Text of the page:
The government has announced that the Help to Buy mortgage guarantee scheme is set to end in December after three years.

Chancellor Phillip Hammond said in a letter to Bank of England governor Mark Carney that the scheme would not go beyond the end of 2016 as planned.

Hammond said that as over 30 lenders were now offering 5% mortgages to homebuyers the specific purpose of the scheme had now been “successfully achieved”

The Help to Buy mortgage guarantee scheme was launched in 2013 to help first-time buyers get on the housing ladder by encouraging lenders to offer 5% loans to borrowers through government support.

It provides a government guarantee to lenders on mortgages where a borrower has a deposit of between 5% and 20% for existing properties as well as a new-build.

Under the scheme, the government acts as a guarantor on mortgage loans for 15% of the value of the property. The idea of this is that it will give banks and building societies peace of mind and therefore encourage them to offer larger loan-to-value products of between 80% and 95%.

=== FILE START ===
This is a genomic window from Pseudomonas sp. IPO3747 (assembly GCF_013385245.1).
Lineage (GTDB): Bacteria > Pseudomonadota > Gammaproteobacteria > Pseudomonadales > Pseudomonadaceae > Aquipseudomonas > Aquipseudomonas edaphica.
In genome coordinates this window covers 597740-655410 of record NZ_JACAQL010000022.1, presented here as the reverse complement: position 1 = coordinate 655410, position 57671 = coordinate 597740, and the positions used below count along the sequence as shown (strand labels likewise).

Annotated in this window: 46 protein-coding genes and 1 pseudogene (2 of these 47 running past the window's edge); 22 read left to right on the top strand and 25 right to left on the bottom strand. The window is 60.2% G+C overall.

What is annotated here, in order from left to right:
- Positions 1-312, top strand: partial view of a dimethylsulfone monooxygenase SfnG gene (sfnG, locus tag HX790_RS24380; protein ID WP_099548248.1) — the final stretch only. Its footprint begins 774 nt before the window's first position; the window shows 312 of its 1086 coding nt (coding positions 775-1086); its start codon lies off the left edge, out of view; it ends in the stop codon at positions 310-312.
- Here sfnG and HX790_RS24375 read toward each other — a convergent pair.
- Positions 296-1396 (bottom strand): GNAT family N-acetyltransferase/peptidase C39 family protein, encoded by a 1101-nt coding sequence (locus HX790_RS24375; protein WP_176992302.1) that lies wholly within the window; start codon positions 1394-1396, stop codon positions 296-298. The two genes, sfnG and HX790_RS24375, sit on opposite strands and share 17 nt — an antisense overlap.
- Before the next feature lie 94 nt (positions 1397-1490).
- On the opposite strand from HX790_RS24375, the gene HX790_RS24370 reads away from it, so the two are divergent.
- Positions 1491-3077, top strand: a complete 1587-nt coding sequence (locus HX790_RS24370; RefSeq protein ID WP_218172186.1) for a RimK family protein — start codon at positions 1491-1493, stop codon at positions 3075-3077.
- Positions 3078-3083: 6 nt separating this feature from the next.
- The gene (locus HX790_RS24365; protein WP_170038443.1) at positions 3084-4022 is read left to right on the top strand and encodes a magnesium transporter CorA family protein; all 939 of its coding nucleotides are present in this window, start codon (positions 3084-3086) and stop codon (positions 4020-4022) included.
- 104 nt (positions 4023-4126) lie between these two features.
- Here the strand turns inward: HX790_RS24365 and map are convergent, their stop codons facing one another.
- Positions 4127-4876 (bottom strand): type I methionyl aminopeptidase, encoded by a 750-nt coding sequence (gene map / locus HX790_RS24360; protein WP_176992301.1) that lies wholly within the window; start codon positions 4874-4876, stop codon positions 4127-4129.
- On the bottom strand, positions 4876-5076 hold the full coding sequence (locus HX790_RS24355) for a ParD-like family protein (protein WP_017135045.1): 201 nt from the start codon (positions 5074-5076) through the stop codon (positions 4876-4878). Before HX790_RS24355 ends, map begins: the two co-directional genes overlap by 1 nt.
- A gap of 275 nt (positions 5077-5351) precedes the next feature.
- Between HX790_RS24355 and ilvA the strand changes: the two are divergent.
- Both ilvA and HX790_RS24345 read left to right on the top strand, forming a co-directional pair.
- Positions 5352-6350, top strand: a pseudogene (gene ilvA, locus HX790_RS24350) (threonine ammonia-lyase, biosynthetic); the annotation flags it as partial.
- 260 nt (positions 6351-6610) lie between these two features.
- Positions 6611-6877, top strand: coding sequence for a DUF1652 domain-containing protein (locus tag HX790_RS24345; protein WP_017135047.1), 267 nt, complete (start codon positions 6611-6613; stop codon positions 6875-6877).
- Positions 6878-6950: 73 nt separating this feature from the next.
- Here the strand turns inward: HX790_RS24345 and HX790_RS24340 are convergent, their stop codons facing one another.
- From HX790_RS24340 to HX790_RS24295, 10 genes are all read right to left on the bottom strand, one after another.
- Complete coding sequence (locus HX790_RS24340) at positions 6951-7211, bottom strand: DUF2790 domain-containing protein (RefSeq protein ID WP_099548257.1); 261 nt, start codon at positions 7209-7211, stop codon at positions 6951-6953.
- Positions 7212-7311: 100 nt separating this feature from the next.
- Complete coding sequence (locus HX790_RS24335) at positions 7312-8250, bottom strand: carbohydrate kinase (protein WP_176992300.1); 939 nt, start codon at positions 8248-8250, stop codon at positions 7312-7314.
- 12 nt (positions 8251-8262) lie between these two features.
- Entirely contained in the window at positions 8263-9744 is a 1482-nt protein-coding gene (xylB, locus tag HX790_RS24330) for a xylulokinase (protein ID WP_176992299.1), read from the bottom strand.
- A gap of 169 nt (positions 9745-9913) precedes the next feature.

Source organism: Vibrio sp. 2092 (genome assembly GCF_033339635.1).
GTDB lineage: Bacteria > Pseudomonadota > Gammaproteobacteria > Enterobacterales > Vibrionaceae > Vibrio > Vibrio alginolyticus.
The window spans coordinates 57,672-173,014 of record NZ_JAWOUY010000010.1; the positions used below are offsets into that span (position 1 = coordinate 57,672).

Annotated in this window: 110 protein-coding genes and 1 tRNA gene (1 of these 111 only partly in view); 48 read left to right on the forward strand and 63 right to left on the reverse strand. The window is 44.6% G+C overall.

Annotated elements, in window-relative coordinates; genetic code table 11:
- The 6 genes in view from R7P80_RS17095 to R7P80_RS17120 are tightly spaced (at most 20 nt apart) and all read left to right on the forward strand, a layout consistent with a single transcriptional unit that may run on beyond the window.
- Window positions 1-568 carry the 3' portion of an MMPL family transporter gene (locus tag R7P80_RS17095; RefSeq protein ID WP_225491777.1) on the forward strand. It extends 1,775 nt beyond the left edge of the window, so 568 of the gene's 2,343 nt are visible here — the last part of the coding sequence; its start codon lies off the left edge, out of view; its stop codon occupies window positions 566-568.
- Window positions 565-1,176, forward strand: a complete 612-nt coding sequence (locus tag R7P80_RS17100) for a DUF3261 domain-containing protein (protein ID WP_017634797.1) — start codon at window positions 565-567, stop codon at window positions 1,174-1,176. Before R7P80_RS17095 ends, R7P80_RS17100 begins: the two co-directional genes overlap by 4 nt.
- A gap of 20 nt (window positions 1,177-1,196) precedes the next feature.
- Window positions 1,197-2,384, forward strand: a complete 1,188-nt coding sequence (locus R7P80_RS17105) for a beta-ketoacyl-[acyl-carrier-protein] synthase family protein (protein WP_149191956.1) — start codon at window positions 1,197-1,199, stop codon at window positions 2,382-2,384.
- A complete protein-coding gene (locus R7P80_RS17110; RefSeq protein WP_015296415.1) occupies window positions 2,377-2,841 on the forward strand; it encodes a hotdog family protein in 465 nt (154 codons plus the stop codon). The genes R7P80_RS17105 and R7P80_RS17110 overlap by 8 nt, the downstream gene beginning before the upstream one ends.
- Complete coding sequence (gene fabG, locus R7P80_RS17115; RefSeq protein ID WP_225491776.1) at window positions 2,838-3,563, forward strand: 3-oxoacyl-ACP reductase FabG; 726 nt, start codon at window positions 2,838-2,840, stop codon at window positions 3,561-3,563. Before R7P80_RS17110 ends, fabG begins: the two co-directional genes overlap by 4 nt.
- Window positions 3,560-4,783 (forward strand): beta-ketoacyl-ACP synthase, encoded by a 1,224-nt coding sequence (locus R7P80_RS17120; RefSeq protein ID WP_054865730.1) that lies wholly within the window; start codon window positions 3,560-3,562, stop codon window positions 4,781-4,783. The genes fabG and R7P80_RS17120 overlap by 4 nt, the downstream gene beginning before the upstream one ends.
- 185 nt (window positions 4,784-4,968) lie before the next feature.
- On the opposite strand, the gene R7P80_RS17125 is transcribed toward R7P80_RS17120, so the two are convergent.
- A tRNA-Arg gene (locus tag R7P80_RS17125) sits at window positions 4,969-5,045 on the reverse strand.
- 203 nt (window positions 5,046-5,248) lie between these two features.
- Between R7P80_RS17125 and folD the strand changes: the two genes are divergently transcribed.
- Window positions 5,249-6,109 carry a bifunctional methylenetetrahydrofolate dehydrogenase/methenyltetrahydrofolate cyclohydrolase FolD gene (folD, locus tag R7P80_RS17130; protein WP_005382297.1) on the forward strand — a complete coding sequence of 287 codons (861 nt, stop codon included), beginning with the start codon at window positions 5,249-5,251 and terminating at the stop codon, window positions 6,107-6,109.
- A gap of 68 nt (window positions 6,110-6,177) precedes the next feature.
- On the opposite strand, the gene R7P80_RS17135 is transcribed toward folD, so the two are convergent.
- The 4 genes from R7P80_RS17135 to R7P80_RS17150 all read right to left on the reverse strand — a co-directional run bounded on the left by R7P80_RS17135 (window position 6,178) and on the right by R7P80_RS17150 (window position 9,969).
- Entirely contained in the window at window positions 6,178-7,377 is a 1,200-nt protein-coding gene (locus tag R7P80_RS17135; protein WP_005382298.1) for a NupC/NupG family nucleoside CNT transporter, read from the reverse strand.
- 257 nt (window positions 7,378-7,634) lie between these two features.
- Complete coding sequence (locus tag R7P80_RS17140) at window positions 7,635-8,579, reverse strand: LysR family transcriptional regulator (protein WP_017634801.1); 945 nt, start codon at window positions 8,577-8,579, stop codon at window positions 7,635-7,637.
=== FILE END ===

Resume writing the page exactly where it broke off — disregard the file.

The Bank of England’s Financial Policy Committee said earlier this month the scheme was no longer needed.

Simon McCulloch, director at, said: “The Chancellor’s confirmation that the mortgage guarantee scheme is being scrapped makes the leap onto the first rung of the ladder that much higher for first time buyers. Our research suggests that over 5.5 million British people think that they will never be able to own a home and, whilst the Help-to-Buy scheme was not without its problems, its removal could push this figure even higher.”

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